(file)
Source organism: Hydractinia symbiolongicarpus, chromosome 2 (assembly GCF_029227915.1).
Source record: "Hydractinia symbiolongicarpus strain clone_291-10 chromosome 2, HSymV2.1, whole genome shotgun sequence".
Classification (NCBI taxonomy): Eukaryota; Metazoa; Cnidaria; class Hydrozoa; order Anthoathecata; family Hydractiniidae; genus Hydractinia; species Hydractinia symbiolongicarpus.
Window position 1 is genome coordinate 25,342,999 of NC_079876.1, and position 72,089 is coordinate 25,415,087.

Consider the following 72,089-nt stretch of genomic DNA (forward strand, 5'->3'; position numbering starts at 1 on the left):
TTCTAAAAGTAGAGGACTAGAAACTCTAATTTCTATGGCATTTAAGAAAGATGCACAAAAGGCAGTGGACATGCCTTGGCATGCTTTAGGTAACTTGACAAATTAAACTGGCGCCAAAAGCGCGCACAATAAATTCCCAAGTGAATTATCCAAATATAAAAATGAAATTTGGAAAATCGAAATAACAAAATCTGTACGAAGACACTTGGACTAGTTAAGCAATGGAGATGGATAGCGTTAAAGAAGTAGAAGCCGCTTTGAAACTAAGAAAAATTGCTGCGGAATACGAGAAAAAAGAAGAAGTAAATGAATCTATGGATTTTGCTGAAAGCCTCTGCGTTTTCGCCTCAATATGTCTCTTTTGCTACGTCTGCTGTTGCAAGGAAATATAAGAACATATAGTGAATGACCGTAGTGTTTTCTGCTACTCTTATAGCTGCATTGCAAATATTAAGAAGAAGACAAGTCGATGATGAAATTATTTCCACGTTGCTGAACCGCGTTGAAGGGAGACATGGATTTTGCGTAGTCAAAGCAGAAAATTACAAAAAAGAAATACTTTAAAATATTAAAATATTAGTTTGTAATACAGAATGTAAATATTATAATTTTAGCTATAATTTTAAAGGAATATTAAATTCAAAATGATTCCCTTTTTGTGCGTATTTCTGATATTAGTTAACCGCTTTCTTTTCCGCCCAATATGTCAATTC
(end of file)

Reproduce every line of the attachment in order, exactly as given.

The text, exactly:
Source organism: Hydractinia symbiolongicarpus, chromosome 2 (assembly GCF_029227915.1).
Source record: "Hydractinia symbiolongicarpus strain clone_291-10 chromosome 2, HSymV2.1, whole genome shotgun sequence".
Classification (NCBI taxonomy): Eukaryota; Metazoa; Cnidaria; class Hydrozoa; order Anthoathecata; family Hydractiniidae; genus Hydractinia; species Hydractinia symbiolongicarpus.
Window position 1 is genome coordinate 25,342,999 of NC_079876.1, and position 72,089 is coordinate 25,415,087.

Consider the following 72,089-nt stretch of genomic DNA (forward strand, 5'->3'; position numbering starts at 1 on the left):
TTCTAAAAGTAGAGGACTAGAAACTCTAATTTCTATGGCATTTAAGAAAGATGCACAAAAGGCAGTGGACATGCCTTGGCATGCTTTAGGTAACTTGACAAATTAAACTGGCGCCAAAAGCGCGCACAATAAATTCCCAAGTGAATTATCCAAATATAAAAATGAAATTTGGAAAATCGAAATAACAAAATCTGTACGAAGACACTTGGACTAGTTAAGCAATGGAGATGGATAGCGTTAAAGAAGTAGAAGCCGCTTTGAAACTAAGAAAAATTGCTGCGGAATACGAGAAAAAAGAAGAAGTAAATGAATCTATGGATTTTGCTGAAAGCCTCTGCGTTTTCGCCTCAATATGTCTCTTTTGCTACGTCTGCTGTTGCAAGGAAATATAAGAACATATAGTGAATGACCGTAGTGTTTTCTGCTACTCTTATAGCTGCATTGCAAATATTAAGAAGAAGACAAGTCGATGATGAAATTATTTCCACGTTGCTGAACCGCGTTGAAGGGAGACATGGATTTTGCGTAGTCAAAGCAGAAAATTACAAAAAAGAAATACTTTAAAATATTAAAATATTAGTTTGTAATACAGAATGTAAATATTATAATTTTAGCTATAATTTTAAAGGAATATTAAATTCAAAATGATTCCCTTTTTGTGCGTATTTCTGATATTAGTTAACCGCTTTCTTTTCCGCCCAATATGTCAATTC